The Athens Paralympics dominate the nominations in this category, which include Swedish shooter Jonas Jacobsson, who won four gold medals in Athens, British dressage rider Lee Pearson, who won three gold medals for the second successive Paralympic Games, Canada's Chantal Petitclerc, who won five wheelchair gold medals, Brazilian swimmer Clodoaldo Silva, who won six gold and one silver, and blind Kenyan runner Henry Wanyoike, who won the 5,000 and 10,000 metres.

The world's top wakeboarder Dallas Friday has been nominated for the Laureus World Alternative Sportsperson of the Year Award after winning her third X Games gold in 2004, as has freeskier and BASE jumper Shane McConkey, one of whose exploits during the year was to ski down the summit of the 13,025ft Eiger mountain in Switzerland before opening his parachute.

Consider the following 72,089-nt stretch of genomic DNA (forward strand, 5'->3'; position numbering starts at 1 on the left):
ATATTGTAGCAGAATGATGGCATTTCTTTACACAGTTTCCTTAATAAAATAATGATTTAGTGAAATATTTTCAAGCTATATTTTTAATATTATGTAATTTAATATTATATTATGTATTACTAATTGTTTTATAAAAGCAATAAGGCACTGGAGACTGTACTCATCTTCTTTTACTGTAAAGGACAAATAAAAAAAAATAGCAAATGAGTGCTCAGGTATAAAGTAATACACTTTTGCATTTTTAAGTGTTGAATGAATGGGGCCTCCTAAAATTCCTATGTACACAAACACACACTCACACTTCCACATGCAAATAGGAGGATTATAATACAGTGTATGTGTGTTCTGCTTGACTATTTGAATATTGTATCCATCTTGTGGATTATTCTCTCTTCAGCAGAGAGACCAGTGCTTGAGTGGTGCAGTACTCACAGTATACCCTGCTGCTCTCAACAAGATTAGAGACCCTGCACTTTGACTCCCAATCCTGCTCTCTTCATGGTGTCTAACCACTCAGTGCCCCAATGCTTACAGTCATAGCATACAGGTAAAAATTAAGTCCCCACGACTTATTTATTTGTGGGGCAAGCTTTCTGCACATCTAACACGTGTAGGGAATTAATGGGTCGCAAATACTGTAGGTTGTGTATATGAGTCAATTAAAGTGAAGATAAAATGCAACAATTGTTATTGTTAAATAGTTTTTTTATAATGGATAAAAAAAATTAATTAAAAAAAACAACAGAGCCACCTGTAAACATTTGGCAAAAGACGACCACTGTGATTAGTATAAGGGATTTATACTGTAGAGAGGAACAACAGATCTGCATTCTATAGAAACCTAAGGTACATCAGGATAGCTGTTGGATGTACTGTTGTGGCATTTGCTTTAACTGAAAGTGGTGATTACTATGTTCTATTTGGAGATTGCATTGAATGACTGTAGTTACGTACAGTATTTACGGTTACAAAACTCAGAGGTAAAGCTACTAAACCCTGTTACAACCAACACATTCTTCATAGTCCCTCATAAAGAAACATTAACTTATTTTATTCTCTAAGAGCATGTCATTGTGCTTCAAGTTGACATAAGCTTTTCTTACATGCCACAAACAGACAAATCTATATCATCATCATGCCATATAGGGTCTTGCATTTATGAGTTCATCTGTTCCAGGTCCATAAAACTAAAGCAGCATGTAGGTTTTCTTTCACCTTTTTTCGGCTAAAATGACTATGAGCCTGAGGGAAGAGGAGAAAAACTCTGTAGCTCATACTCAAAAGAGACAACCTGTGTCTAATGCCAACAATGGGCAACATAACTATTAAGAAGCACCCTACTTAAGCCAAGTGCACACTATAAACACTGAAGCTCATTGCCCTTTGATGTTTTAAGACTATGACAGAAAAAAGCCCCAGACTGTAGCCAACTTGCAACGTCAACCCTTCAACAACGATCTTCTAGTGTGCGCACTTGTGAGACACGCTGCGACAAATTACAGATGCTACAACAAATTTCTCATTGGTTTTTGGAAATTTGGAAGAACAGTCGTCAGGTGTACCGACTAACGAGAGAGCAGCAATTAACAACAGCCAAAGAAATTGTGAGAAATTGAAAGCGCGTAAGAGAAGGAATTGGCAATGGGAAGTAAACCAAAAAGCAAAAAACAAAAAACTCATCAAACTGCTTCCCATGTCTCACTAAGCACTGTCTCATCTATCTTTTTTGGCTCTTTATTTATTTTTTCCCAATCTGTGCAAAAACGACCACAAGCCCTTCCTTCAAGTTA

Also nominated in this category are Canada's mountain bike freerider Darren Berrecloth, Norwegian mountain biker Gunn-Rita Dahle, who won the Olympic cross-country gold medal, South African explorer Mike Horn, who became the first man to circumnavigate the Arctic Circle on foot and by kayak, and Britain's Ellen MacArthur, who set a record for a solo round-the-world sail of 27,000 miles in 71 days.

Members of the Laureus World Sports Academy, a unique collection of 40 of the greatest sportsmen and sportswomen of all time who constitute the most authoritative sports jury ever, have been voting over the last few weeks to decide who should be the recipients of Laureus Awards. Their decision will be announced at the Casino Estoril on the evening of May 16 in front of a worldwide TV audience of 460 million.

The full list of nominees for the 2005 Laureus World Sports Awards is:

Laureus World Sportsman of the Year